Tag Archives: 1940s

Our Man Stan

1990 trading card with original 1977 painting by Arnold Sawyer.

Our universe will never again see a personality like Stan Lee. For the most part, that’s not a good thing. But one must understand and accept that Stan’s career was very much of its time. What he became in his final years was a calculated maneuver, the bookend of a carefully managed and marketed existence. I say that not out of judgment, but out of respect, however begrudging that respect might occasionally be.  More than perhaps anyone else, Stan Lee was comic books.

Continue reading

Comments Off on Our Man Stan

Filed under Animation Analysis, Comix Classic & Current, Faint Signals, Magazine Rack, Nostalgic Obsessions, Robot Toy Fetish

Signature Moves

Why is Walt Disney’s signature on Star Wars?

Look, kids! Vague, controllable versions of things you love! Signed by a corpse who had no part in any of it! BUY BUY BUY!!!

Not just his name; his signature. As though he was the architect of its design. Walt Disney created Mickey Mouse and Donald Duck, right? Tinkerbell, sparkly glitter, and magic castles. Horrible TV-movies every Sunday. That’s Walt Disney. Around 1980, I was into Star Wars to get away from all that corny shit.

Now you’re telling me it’s Walt Disney’s property?

Continue reading

Comments Off on Signature Moves

Filed under Bad Influences, Don't Know Don't Care, Idiot's Delight, Movies You Missed, Nostalgic Obsessions, Saturday Movie Matinee, Unfairly Maligned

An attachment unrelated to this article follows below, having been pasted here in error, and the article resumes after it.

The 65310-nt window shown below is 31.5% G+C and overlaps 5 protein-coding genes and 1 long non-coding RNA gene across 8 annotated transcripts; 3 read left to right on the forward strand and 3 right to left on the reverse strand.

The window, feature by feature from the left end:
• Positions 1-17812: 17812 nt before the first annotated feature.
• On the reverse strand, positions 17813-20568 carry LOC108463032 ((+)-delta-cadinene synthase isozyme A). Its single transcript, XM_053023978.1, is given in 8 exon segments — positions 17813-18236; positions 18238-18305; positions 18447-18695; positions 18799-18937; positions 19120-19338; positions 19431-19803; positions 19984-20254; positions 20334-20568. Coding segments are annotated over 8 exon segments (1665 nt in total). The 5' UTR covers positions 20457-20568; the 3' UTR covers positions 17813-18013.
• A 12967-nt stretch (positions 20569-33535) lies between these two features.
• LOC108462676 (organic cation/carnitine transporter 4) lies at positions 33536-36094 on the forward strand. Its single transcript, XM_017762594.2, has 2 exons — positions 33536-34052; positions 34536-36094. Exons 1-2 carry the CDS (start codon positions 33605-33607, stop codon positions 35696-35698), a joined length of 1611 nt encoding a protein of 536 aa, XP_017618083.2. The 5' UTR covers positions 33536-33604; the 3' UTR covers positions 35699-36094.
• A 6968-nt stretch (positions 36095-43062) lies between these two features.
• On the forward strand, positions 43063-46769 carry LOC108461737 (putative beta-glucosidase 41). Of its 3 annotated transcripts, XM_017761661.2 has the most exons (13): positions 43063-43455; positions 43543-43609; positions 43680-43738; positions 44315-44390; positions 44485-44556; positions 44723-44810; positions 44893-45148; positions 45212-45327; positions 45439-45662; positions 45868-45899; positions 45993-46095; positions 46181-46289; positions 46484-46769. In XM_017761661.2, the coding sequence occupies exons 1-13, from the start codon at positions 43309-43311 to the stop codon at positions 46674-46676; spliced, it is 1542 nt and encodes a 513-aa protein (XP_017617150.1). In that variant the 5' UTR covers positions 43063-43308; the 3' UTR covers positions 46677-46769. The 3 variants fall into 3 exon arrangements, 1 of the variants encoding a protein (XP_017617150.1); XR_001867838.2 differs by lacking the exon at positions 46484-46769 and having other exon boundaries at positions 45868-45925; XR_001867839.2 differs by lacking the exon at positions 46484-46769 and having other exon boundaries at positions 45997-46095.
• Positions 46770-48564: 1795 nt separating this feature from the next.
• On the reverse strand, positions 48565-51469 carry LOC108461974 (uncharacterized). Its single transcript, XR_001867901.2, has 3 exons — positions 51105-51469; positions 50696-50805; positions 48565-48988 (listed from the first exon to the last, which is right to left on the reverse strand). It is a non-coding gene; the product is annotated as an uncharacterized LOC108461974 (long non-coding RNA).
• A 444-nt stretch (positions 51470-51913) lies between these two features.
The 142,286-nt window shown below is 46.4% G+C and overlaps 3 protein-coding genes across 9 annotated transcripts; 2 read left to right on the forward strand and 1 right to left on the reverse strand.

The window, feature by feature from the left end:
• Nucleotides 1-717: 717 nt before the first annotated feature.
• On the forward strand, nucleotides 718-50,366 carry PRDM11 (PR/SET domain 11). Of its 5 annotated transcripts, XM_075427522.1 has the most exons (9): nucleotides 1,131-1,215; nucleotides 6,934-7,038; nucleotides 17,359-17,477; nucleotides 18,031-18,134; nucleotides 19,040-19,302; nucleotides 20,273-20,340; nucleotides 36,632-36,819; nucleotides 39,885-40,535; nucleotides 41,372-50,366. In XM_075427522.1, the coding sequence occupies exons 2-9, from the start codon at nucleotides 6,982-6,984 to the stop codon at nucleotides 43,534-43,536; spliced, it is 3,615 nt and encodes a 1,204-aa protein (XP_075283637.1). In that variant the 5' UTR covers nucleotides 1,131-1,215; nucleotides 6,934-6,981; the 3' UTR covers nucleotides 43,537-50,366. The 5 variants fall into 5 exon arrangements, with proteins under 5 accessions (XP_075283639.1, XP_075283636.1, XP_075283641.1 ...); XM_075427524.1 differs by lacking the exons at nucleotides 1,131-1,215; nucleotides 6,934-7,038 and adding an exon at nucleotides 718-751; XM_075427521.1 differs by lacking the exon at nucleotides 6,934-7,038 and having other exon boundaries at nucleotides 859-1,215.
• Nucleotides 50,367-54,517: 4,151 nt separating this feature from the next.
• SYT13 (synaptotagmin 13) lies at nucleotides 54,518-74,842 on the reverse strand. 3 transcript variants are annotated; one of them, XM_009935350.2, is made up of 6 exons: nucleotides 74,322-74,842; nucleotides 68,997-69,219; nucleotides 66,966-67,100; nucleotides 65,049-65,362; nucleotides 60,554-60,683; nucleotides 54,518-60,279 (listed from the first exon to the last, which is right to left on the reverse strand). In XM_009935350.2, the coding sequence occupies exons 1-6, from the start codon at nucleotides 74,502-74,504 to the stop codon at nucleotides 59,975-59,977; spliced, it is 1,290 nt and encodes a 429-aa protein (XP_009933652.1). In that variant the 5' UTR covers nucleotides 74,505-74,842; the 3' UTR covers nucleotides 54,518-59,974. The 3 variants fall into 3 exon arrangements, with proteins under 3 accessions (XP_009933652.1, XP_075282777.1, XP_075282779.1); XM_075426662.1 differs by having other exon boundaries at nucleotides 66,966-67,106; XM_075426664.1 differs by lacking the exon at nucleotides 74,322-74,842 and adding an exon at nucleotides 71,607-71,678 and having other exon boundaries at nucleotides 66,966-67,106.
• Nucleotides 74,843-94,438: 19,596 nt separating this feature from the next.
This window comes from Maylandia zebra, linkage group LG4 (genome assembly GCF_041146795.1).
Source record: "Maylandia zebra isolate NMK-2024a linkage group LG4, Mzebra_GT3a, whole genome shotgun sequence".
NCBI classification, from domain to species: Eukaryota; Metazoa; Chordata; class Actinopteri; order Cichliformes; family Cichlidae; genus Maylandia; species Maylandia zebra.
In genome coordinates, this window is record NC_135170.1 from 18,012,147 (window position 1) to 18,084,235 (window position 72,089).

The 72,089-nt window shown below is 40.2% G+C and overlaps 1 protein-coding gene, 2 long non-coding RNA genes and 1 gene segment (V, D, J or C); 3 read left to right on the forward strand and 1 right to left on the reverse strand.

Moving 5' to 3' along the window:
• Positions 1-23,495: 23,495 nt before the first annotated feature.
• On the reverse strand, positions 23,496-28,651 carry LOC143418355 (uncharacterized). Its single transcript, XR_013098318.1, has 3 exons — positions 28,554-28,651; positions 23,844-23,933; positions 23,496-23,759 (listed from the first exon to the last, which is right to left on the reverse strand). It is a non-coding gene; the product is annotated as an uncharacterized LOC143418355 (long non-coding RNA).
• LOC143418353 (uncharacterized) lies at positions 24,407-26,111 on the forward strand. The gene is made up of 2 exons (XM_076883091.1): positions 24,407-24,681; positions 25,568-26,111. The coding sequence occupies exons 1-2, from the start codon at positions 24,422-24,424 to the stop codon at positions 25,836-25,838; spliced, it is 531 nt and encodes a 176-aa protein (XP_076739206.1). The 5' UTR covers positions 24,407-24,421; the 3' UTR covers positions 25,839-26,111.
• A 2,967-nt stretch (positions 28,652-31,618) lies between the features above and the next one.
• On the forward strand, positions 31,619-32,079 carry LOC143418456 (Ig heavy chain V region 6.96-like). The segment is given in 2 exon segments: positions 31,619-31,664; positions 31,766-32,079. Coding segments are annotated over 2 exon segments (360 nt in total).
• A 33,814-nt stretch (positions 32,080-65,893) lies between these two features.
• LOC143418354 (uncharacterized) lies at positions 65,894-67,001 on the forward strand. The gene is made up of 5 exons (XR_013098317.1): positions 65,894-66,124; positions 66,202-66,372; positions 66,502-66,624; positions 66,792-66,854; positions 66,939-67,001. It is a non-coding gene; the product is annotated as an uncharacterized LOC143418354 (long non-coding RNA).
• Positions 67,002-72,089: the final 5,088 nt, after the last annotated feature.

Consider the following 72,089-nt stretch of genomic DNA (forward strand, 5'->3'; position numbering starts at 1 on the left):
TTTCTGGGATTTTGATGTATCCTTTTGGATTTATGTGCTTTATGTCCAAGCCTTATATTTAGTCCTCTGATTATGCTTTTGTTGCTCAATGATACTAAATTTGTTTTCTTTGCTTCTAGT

1941: The Illustrated Story

1941 is a not-very-good comedy from 1979, directed by a young Steven Spielberg. It has an all-star cast; John Belushi, Robert Stack, Slim Pickens, Ned Beatty, and Christopher Lee, just to name a few. The score, from the dependable John Williams, is rousing and bombastic, with a great send-up of Glenn Miller that plays before a “zoot-suit riot”. The movie is a farce about a small California town that descends into chaos when a Japanese sub appears off the coast, just after the attack on Pearl Harbor.


The destruction effects, and Slim Pickens faking a forceful shit by chucking a boot in a toilet, greatly endeared 1941 to me as a boy, to the point where I drove my dad nuts with it. He knew it was a stupid, leaden bomb. I saw Dan Aykroyd with nylon hose on his head and oranges in his eyes screaming “I’m a bug”, and I lost my mind. Then I tried it myself one day, and I almost lost my eyesight.  Continue reading

Comments Off on 1941: The Illustrated Story

Filed under Bad Influences, Comix Classic & Current, Faint Signals, Idiot's Delight, Magazine Rack, Movies You Missed, Nostalgic Obsessions, Saturday Movie Matinee, Worst Of All

Charles Addams

In the 1960s, there were two unusual homesteads on television. One was monstrous, the other creepy and spooky. Both had excellent opening titles music.

Both had lovely type treatments and title cards, too.

Lovely type treatments and title cards, too.

The Munsters was easy to comprehend, for the most part; it was a show about a family of classic movie monsters (hence the pun). Father Herman was the great Fred Gwynne dolled up as a friendly Frankenstein’s monster; wife Lily and Grandpa were vampires. Son Eddie (Butch Patrick) was the wolf-boy, with a prominent widow’s-peak that ensured I would be humiliatingly likened to him, and daughter Marilyn was the freak, with no monstrous qualities whatsoever. They all lived in a spooky mansion on 1313 Mockingbird Lane. Who knew or cared about the genetics involved in such a lineage? Continue reading

Comments Off on Charles Addams

Filed under Comix Classic & Current, Faint Signals, Magazine Rack, Nostalgic Obsessions